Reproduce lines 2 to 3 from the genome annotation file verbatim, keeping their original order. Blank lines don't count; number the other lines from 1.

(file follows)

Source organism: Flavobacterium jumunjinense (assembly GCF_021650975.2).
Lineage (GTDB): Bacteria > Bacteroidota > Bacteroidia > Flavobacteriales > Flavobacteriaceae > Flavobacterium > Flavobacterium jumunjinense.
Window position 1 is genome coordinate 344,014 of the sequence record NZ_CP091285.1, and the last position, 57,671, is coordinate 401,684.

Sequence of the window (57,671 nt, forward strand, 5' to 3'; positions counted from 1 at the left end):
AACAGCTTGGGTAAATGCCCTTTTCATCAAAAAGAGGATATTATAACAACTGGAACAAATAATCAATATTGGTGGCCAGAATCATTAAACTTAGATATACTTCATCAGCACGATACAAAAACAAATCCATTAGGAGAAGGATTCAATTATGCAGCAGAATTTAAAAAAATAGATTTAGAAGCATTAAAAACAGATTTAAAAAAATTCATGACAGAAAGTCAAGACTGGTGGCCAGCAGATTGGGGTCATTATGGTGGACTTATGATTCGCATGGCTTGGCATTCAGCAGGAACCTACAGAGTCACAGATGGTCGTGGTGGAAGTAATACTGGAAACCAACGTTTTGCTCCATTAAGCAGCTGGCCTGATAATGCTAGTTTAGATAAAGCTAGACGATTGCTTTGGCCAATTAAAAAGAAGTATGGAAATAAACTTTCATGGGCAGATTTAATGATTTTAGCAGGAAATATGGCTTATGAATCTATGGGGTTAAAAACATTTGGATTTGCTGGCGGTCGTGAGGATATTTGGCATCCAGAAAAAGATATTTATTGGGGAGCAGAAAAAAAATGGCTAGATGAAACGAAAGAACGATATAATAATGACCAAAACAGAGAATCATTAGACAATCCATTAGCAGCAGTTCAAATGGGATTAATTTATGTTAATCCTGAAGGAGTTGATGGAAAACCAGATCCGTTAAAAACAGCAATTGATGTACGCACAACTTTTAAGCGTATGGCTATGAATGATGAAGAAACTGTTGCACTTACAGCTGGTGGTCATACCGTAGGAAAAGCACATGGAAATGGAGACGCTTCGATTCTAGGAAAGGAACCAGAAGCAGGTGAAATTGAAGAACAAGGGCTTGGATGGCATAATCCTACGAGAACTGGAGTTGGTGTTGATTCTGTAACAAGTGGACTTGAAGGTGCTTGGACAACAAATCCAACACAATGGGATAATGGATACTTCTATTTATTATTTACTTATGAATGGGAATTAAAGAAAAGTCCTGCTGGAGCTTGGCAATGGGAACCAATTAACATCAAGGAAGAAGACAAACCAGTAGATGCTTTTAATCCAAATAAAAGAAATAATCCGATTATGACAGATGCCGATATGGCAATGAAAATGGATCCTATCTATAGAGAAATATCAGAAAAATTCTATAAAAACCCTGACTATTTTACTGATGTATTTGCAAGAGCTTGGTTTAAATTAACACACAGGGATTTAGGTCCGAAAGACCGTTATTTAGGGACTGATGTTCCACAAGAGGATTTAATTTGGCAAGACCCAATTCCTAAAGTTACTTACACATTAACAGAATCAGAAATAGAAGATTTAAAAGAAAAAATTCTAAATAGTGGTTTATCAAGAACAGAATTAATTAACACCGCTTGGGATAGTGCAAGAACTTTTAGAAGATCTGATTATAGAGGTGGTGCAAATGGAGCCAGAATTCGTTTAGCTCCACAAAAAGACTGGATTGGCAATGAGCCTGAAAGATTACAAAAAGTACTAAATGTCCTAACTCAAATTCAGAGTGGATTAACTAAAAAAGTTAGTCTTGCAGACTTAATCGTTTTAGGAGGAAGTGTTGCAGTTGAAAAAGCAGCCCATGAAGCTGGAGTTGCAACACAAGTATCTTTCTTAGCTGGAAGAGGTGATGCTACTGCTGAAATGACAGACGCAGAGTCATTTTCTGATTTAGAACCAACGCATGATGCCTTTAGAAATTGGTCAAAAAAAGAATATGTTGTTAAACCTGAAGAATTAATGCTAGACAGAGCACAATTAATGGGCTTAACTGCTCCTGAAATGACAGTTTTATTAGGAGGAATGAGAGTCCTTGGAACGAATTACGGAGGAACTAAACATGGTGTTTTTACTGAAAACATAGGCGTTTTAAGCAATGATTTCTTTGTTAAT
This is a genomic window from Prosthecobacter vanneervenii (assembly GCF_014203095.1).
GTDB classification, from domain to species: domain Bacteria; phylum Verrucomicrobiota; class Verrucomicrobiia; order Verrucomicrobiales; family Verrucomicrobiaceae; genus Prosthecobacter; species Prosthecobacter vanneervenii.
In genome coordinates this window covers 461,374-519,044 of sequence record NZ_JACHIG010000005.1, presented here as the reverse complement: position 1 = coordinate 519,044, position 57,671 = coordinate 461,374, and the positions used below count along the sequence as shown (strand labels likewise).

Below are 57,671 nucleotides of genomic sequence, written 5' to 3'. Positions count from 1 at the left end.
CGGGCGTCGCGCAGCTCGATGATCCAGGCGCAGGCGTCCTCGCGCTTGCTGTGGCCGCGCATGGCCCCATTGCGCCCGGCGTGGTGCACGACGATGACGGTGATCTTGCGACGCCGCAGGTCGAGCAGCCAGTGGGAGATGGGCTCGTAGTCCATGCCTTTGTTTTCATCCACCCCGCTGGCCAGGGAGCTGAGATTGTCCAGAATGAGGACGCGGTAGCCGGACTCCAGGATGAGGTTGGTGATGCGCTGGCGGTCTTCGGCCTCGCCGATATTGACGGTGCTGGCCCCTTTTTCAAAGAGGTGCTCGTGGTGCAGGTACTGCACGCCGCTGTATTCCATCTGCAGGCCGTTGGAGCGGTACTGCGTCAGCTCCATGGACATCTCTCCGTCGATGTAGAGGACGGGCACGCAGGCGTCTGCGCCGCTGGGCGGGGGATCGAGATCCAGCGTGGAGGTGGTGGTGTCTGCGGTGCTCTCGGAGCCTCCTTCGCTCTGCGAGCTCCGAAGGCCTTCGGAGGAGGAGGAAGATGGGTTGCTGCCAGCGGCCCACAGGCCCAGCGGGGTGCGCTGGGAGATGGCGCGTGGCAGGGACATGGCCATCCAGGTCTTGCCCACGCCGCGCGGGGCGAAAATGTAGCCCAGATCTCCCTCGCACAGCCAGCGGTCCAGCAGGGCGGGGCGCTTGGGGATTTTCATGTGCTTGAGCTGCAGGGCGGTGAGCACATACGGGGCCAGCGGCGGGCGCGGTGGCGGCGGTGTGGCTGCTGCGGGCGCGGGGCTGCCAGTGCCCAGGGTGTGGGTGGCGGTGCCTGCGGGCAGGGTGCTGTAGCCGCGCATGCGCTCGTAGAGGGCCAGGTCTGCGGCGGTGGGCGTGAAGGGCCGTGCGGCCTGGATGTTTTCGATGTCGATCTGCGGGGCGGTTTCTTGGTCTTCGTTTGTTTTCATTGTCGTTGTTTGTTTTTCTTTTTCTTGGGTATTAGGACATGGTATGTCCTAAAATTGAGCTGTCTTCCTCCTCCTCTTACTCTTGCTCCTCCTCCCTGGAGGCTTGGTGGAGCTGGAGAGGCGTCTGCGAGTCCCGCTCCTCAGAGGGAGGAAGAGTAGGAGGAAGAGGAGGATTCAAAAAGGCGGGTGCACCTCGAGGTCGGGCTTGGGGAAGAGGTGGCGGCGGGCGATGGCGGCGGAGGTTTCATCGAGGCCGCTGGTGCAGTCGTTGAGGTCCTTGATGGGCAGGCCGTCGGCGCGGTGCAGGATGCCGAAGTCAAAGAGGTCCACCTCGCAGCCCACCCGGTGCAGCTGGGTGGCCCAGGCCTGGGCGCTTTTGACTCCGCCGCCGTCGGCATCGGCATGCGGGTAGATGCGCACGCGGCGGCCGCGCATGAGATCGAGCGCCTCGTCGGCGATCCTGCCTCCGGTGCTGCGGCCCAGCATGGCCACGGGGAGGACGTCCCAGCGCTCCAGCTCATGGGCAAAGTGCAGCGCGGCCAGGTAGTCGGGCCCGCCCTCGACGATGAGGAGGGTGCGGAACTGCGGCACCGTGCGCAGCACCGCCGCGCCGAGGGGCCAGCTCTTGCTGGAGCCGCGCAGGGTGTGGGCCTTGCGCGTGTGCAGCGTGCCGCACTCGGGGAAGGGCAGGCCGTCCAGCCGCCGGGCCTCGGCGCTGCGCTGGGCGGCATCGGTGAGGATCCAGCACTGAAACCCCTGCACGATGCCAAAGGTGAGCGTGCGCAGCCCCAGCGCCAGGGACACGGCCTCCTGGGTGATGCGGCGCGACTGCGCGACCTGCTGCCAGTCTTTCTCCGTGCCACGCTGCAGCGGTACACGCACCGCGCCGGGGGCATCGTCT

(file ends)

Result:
Lineage (GTDB): Bacteria > Bacteroidota > Bacteroidia > Flavobacteriales > Flavobacteriaceae > Flavobacterium > Flavobacterium jumunjinense.
Window position 1 is genome coordinate 344,014 of the sequence record NZ_CP091285.1, and the last position, 57,671, is coordinate 401,684.